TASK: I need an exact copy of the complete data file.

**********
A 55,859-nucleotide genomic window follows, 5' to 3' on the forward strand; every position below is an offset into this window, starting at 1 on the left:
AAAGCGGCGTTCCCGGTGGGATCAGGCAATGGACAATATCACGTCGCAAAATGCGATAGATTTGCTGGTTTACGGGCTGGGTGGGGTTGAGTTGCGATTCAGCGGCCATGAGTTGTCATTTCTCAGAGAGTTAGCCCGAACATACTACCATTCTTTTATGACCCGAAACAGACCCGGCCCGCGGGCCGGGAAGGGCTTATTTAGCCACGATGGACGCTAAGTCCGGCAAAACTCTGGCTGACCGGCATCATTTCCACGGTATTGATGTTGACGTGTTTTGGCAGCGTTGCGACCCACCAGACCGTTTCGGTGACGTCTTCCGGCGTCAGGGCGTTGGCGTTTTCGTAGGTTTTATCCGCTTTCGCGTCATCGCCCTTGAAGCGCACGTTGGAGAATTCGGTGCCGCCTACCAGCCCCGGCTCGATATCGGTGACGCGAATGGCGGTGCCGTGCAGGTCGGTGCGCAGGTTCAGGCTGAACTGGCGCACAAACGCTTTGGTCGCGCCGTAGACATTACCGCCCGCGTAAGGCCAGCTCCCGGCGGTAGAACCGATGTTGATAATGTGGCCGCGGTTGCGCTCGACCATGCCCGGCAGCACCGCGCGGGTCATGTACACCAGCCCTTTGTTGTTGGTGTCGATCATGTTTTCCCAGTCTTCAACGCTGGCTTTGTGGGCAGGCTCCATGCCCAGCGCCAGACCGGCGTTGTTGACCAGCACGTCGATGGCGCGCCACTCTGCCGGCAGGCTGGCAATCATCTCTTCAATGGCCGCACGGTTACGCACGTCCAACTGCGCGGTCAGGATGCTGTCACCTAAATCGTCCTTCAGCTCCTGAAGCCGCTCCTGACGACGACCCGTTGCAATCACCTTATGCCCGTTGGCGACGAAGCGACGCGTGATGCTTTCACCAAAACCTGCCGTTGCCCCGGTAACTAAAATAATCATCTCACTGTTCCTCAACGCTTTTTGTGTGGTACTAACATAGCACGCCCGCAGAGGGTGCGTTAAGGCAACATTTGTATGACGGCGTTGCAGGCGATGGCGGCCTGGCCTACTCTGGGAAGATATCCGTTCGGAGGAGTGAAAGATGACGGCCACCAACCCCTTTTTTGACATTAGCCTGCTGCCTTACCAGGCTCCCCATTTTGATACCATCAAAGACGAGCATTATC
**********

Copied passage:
A 55,859-nucleotide genomic window follows, 5' to 3' on the forward strand; every position below is an offset into this window, starting at 1 on the left:
AAAGCGGCGTTCCCGGTGGGATCAGGCAATGGACAATATCACGTCGCAAAATGCGATAGATTTGCTGGTTTACGGGCTGGGTGGGGTTGAGTTGCGATTCAGCGGCCATGAGTTGTCATTTCTCAGAGAGTTAGCCCGAACATACTACCATTCTTTTATGACCCGAAACAGACCCGGCCCGCGGGCCGGGAAGGGCTTATTTAGCCACGATGGACGCTAAGTCCGGCAAAACTCTGGCTGACCGGCATCATTTCCACGGTATTGATGTTGACGTGTTTTGGCAGCGTTGCGACCCACCAGACCGTTTCGGTGACGTCTTCCGGCGTCAGGGCGTTGGCGTTTTCGTAGGTTTTATCCGCTTTCGCGTCATCGCCCTTGAAGCGCACGTTGGAGAATTCGGTGCCGCCTACCAGCCCCGGCTCGATATCGGTGACGCGAATGGCGGTGCCGTGCAGGTCGGTGCGCAGGTTCAGGCTGAACTGGCGCACAAACGCTTTGGTCGCGCCGTAGACATTACCGCCCGCGTAAGGCCAGCTCCCGGCGGTAGAACCGATGTTGATAATGTGGCCGCGGTTGCGCTCGACCATGCCCGGCAGCACCGCGCGGGTCATGTACACCAGCCCTTTGTTGTTGGTGTCGATCATGTTTTCCCAGTCTTCAACGCTGGCTTTGTGGGCAGGCTCCATGCCCAGCGCCAGACCGGCGTTGTTGACCAGCACGTCGATGGCGCGCCACTCTGCCGGCAGGCTGGCAATCATCTCTTCAATGGCCGCACGGTTACGCACGTCCAACTGCGCGGTCAGGATGCTGTCACCTAAATCGTCCTTCAGCTCCTGAAGCCGCTCCTGACGACGACCCGTTGCAATCACCTTATGCCCGTTGGCGACGAAGCGACGCGTGATGCTTTCACCAAAACCTGCCGTTGCCCCGGTAACTAAAATAATCATCTCACTGTTCCTCAACGCTTTTTGTGTGGTACTAACATAGCACGCCCGCAGAGGGTGCGTTAAGGCAACATTTGTATGACGGCGTTGCAGGCGATGGCGGCCTGGCCTACTCTGGGAAGATATCCGTTCGGAGGAGTGAAAGATGACGGCCACCAACCCCTTTTTTGACATTAGCCTGCTGCCTTACCAGGCTCCCCATTTTGATACCATCAAAGACGAGCATTATC